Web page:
She has also lodged complaints with the Scottish public services ombudsman and the General Teaching Council and sought advice from the information commissioner (ICO) on the legality of using personal data obtained via social media.
Ms Gardner said: “The ICO told me I should expect privacy in a closed Facebook group and that it would be reasonable for the council to tell me who had shared my information.
“But the council said there had not been any data breach and told me that I couldn’t withdraw from the named person scheme as it hadn’t yet started.
“This is despite my son’s head teacher being referred to as the named person in his school documentation.”
Ms Gardner is disappointed that the ICO has now ruled out further action because the council did not “proactively” source the data, despite the informant being referred to in the records as a “member of staff”.
She believes the controversial named person legislation, which was overturned last year in the Supreme Court, has ingrained a culture of snooping in public services and presumes her son’s named person was one of the unnamed recipients of her Facebook posts.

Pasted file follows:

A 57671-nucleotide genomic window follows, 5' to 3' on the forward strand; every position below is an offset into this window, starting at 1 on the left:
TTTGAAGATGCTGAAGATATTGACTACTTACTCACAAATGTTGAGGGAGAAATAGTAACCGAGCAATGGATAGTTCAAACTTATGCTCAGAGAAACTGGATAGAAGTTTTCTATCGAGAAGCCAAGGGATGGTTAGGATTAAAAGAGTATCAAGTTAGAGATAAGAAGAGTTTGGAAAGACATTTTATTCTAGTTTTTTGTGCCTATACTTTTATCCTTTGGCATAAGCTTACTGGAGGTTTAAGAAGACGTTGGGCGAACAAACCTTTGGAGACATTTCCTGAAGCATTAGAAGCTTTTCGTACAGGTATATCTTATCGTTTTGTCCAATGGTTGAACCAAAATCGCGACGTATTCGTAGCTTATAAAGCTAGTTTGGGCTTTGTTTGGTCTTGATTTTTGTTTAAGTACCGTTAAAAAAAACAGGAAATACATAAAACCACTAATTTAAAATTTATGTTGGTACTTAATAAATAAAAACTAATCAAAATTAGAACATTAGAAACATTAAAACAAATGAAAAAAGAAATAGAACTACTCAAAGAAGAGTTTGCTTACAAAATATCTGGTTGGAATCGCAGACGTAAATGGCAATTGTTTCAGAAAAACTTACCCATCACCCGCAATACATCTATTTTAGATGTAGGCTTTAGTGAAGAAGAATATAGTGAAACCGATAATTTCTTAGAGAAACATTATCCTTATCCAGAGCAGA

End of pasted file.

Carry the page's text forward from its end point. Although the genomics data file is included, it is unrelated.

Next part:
Award-winning disability rights campaigner Beth Morrison, who runs a special needs forum for families of disabled children in Tayside, said she took the decision not to “knowingly” accept any professionals into her group after evidence emerged that screenshots of members’ discussions had been sent to the council and a local school.
She said: “A lot of groups have found having professionals as members has stopped parents from speaking out about schools and services for fear of repercussions.
“The biggest source of stress to families who have children with additional support needs isn’t living with their child’s condition, it is how others deal with their child’s condition.
“A major problem for them is school and how education staff treat the child.
“The last thing any family needs is to seek help via a support group and some ‘spy’ employed by the state goes and gives this information to the named person whose job is based on tittle-tattle.”
She added that online support groups were especially invaluable for parents of disabled children who travel to and from school by taxi as they missed out on school-gate social interaction with fellow carers.